For this project, as we seem to be continuing to focus on Surfacing giving more leverage to create organic forms I thought I would look back at natures little miracles. I took a keen interest in one of my favourite things in the world: plant based foods. As a vegan, my house is constantly full of fruits, vegetables, nuts, seeds, beans, lentils and so on that come in array of shapes, sizes and of course, colours.
I have been doing some rough sketches of seasonal fruits we have around the house such as figs, pears and plums.
I was also reflecting on our Design Skills lectures with Mike Burns where we learned specific trips and tips used in design sketching. Although we were all taught the same basics, each person in the class had their own interpretation of their designs, myself included.
Reflecting on my personal style and the 'child-like-ness' about it reminds me of an artist I looked at for my GSCE coursework: Paul Klee.
'Paul Klee was a Swiss-German painter. His highly individual style was influenced by movements in art that included Expressionism, Cubism, and Surrealism'
His weird, surreal art always reminded me of that of a child's but with some sophistication because of the meaning behind his unusual work. This style could be similar to that I wish to create in my own design.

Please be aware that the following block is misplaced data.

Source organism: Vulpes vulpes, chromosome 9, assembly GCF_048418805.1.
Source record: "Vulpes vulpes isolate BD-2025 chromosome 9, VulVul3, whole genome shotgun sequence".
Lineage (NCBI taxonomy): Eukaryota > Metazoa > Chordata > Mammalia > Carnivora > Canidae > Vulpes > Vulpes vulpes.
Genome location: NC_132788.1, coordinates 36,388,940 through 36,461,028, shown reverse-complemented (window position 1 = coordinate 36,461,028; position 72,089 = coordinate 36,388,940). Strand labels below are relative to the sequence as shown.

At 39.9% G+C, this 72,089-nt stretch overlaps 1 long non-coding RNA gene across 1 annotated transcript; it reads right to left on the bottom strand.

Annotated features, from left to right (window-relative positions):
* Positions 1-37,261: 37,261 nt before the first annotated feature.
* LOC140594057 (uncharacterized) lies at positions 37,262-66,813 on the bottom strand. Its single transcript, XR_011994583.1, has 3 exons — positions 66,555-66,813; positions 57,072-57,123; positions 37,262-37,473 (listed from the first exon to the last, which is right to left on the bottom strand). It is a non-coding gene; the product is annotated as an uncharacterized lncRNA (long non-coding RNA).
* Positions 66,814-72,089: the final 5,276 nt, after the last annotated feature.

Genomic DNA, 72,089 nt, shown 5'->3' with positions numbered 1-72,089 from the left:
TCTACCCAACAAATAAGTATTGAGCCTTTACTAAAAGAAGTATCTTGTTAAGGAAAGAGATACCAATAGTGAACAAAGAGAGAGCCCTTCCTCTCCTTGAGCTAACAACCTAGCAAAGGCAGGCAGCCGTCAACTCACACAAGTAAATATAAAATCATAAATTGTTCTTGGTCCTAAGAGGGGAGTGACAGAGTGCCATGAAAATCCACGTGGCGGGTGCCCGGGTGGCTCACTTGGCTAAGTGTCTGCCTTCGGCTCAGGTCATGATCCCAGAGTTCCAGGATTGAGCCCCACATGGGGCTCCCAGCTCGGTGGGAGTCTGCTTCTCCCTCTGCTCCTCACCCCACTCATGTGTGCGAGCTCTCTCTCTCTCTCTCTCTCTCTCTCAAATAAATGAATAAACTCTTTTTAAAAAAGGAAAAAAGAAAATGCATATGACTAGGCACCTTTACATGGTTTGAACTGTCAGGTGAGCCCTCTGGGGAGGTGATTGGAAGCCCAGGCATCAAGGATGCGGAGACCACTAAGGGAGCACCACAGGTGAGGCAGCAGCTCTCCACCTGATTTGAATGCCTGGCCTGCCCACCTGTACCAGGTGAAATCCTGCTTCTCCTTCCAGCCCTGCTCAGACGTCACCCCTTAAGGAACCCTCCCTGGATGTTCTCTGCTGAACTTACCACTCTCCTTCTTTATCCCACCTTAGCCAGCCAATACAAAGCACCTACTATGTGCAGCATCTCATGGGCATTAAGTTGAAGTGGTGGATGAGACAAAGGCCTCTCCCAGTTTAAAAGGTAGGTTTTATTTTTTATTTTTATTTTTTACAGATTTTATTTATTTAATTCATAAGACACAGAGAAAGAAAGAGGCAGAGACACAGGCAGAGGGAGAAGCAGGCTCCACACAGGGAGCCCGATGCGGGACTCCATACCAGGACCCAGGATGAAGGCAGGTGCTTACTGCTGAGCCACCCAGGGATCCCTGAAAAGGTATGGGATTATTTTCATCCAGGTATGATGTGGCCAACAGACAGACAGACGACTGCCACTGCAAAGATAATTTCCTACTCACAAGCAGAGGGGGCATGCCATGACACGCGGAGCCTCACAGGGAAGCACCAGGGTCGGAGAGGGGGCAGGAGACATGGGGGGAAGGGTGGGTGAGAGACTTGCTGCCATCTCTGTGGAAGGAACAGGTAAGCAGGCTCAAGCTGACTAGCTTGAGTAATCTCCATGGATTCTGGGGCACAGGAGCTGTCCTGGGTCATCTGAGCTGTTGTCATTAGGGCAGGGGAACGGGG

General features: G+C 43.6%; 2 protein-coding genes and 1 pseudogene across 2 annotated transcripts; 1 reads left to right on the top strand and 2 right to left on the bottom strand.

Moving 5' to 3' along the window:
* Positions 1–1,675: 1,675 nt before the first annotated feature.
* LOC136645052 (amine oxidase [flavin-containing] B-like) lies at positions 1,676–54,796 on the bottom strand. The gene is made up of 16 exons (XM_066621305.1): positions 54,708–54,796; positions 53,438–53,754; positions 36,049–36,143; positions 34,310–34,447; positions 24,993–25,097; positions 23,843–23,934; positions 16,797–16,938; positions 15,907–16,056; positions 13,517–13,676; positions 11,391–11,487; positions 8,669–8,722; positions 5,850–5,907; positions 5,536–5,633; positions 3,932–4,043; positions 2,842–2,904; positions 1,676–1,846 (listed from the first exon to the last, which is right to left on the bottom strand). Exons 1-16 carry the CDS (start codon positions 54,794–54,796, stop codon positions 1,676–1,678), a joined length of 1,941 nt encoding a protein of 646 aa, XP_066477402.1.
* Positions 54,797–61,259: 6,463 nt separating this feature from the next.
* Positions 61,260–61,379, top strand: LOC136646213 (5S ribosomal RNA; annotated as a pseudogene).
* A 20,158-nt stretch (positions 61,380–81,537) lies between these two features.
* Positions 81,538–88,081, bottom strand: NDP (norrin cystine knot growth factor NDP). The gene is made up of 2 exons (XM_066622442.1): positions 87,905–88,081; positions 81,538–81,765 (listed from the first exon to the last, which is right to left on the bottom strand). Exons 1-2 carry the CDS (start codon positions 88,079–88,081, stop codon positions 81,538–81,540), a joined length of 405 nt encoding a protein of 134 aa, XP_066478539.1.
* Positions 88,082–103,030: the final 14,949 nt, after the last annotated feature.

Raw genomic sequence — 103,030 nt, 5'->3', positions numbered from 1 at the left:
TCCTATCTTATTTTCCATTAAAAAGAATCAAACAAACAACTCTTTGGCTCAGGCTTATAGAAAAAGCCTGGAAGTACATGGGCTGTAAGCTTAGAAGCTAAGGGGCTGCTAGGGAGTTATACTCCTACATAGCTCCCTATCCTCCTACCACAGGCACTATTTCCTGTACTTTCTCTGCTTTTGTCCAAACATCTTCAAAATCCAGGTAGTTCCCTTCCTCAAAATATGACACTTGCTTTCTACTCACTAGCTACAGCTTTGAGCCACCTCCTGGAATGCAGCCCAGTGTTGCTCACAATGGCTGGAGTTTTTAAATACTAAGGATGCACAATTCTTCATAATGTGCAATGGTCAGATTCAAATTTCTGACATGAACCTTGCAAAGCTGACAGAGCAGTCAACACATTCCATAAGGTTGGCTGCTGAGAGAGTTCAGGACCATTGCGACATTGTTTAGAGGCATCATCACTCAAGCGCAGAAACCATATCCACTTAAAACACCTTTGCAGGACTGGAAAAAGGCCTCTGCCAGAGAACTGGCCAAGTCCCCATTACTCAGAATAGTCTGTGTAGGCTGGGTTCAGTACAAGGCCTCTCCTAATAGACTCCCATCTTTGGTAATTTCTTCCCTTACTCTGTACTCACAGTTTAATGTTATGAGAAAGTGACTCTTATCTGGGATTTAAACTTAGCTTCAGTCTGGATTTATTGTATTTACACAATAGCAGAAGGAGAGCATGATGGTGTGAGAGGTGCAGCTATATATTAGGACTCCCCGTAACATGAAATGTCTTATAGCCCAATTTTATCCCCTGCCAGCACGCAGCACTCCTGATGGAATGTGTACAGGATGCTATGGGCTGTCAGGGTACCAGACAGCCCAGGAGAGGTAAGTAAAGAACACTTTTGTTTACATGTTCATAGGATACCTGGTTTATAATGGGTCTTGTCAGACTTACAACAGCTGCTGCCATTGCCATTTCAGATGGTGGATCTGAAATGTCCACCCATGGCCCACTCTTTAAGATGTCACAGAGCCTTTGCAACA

I was on the phone to my Dad a couple of nights back, talking about my university work and the different projects I had on, and he was trying to explain what he felt about my style of drawing or sketching. He was explaining that he had never seen someone with a drawing style like mine and that the best way he could understand it was:
'Almost childlike but not in a bad way. More sophisticated'
Initially I was almost insulted by this evaluation but the more I considered it the more I agreed. I like messy, quick sketches that look like they've been achieved in under a minute. I like the page to be full of multiple concepts and ideas all different from one another. The more sophisticated aspects of my drawing style seem to emerge in the development stage when I am rendering, adding shade and colour and overall making the images much more crisp. Yet, I can't help but love ideation sketching as it's not expected to be perfect and is often spontaneous as you quickly scribble down and idea you have just come up with on the back of a napkin or scrap of paper. Therefore I can accept my 'messy but sophisticated' style.